The season of short shorts, tank tops and swimsuits is upon us, especially here in Texas. And for some of us, it may be accompanied by motivation to alter our physical appearance. In the past few years, there have been a handful of companies and platforms that have evolved their content to be more inclusive, but their efforts do not yet outweigh the majority of advertisements and media that depict unrealistic bodies and sell impossible results. The beauty industry feasts on our insecurities and our desire to be seen and accepted. As we come to understand that our worthiness does alter based on our physical appearance, we can begin to make decisions for our bodies rooted in love.
Whether we conclude our goal is to firm up this or flatten that (or plump up this), so long as we have bought into the idea our worth will increase with an adjustment of physical appearance, those who profit from our insecurities will continue to flourish, and we will inevitably continue to feel incompetent.
If you are on social media and in the fitness industry, it is likely your feed is flooded with posts and Reels portraying hyper-athleticism and promotions for products and recommendations both from people you’ve never met, and people you know and trust. Maybe we see these posts and feel inspired to start a new diet or begin a new workout regimen. Maybe we see someone meeting beauty standards set by the media and we feel less beautiful ourselves. In either case, we might conclude that to be more beautiful we need to invest more time in sculpting the physical body. But here is the thing, the physical body is going to age with or without our approval. As the saying goes, beauty is fleeting.
As a human being myself, I think we should invest in our physical appearance. However, our investment should be in different ways of taking the time to care for ourselves, be it through movement or rituals can in and of itself be an act of self-love. When we are constantly toggling between under-nourishing and overworking our bodies, overeating and oversleeping, we confuse our internal eco-system and make it difficult for ourselves to achieve inner balance.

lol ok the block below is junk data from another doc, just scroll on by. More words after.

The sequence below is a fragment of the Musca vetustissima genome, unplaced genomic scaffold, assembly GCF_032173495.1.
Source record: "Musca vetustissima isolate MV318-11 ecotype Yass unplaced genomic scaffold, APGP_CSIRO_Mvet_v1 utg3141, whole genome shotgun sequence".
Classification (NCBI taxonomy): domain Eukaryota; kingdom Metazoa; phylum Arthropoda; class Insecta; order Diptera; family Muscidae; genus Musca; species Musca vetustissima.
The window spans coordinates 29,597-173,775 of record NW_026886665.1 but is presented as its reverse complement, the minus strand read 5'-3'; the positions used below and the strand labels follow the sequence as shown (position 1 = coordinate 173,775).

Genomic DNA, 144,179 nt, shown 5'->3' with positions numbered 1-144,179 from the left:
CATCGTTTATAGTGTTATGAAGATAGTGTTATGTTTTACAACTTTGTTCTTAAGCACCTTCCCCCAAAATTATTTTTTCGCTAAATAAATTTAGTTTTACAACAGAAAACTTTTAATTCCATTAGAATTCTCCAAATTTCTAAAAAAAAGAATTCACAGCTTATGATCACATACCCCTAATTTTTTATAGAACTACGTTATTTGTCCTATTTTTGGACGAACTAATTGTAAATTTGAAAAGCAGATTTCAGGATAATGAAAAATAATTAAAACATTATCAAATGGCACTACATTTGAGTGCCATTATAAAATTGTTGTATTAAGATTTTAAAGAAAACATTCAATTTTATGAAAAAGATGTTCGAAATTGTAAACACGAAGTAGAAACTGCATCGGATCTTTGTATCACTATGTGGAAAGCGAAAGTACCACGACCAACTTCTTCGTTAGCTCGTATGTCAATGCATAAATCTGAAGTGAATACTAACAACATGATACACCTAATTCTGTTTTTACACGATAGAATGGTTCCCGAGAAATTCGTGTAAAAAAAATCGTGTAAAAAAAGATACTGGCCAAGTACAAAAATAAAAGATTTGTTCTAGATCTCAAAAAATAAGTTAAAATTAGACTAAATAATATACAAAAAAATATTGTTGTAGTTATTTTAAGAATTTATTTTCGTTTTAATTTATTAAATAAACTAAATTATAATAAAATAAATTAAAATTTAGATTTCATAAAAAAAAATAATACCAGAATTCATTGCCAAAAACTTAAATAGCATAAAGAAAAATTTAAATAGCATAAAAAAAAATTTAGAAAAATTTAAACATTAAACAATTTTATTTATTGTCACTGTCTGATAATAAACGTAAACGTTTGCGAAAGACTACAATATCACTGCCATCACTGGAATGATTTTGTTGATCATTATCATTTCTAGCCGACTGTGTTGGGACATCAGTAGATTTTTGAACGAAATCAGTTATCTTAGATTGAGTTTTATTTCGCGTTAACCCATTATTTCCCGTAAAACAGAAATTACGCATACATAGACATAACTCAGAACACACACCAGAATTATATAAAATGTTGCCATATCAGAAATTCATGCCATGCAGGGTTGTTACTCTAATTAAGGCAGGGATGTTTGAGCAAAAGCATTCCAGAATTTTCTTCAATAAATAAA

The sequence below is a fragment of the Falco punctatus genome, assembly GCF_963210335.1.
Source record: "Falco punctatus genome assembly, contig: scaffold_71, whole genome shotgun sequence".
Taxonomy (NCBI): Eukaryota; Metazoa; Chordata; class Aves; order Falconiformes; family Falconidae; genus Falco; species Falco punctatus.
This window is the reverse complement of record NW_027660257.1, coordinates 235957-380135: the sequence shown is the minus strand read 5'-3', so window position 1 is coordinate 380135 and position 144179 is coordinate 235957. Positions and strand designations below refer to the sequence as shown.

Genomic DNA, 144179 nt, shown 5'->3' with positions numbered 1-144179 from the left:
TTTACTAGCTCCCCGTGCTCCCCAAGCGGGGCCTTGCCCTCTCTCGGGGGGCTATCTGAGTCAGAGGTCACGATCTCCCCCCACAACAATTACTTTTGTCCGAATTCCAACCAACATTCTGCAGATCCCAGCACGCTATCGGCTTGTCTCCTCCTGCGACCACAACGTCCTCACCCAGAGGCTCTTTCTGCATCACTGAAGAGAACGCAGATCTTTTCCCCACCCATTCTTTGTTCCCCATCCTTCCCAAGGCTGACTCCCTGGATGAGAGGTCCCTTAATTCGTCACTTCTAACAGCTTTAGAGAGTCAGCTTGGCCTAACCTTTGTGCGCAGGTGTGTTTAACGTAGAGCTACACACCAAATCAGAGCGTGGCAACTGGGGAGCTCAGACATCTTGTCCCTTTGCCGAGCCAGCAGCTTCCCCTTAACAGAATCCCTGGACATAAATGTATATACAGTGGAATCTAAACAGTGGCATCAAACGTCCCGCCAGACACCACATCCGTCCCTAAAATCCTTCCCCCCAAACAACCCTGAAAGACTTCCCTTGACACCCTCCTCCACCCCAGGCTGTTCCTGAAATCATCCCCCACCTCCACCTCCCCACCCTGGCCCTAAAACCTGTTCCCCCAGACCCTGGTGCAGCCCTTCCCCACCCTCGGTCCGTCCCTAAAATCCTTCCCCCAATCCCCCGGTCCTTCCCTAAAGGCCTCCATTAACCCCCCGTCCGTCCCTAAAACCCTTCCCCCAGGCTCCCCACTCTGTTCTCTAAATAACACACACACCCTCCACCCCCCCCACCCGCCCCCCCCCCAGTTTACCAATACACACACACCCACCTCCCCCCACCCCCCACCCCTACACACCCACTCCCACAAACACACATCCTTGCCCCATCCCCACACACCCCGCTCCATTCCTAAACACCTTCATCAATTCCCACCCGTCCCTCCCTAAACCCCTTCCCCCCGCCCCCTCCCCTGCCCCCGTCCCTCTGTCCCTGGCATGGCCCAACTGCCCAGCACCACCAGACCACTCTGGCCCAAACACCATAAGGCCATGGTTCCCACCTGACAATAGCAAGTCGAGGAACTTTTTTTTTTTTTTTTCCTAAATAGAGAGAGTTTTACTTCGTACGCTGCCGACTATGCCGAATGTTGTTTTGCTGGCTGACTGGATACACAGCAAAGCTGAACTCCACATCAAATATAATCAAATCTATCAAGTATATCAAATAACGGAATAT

Focusing on long-term goals with small milestones allows you to arrive at the understanding that our bodies are meant to be lived in year-round. They are meant to be strong and healthy no matter which season we are in. We can be gracious to ourselves rather than demanding forceful calorie-burning driven workouts.
Providing self-compassion and self-love allows us to acknowledge the efforts our bodies have put forth to bring us to this point in our lives. We can learn to love and nurture our overall health and wellness so we can maintain our strength and health throughout our lifetime.
It is an arduous feat to disregard the profuse and overt promotions fed to us by social media, entertainment, pop culture, societal expectations, etc. of what we ought to look like. When we begin to recognize thought patterns and habits that reiterate the misrepresentation of beauty as portrayed by the media, then we might free ourselves from the self-limiting belief that we are not enough.
To begin on this path is simple. It starts with drawing awareness to the thoughts. By observing without judgement why it is that we are making the decisions we are making, be it an investment of time or money on an item or service we desire, or how it is we choose to nourish our bodies. By virtue of developing and strengthening a mindfulness practice, we will come to better understand our unique nature, our unique needs, and maybe even develop a deep love and sense of gratitude for the body. And it’s possible that this deep love and sense of gratitude become your inspiration.
If self-love and compassion are a new practice for you, it might be gruesome to even get started. In this case, it may be helpful to begin by encouraging yourself the way you might encourage a young child or a dear friend. Why do we speak to ourselves in a way we would not speak to another?
The truth is that the voice we spend the most time within this lifetime is our own. You can check in with yourself as well, the way you might check in on a loved one or a dear friend. If there seems to be something upsetting you, rather than rushing still to the next obligation, take a moment or two to get yourself a glass of water, ask yourself sincerely what it is that you need, and listen to the answers with compassion. You can take it a step further by prioritizing whatever it is you need. The idea that this sort of self-care is selfish does more harm than good because if our own cup is not filled there is no chance we can pour it out to another.
To earnestly love the self is to see and hold space for the divine, multidimensional being that has hitched a ride with the vehicle that is the body.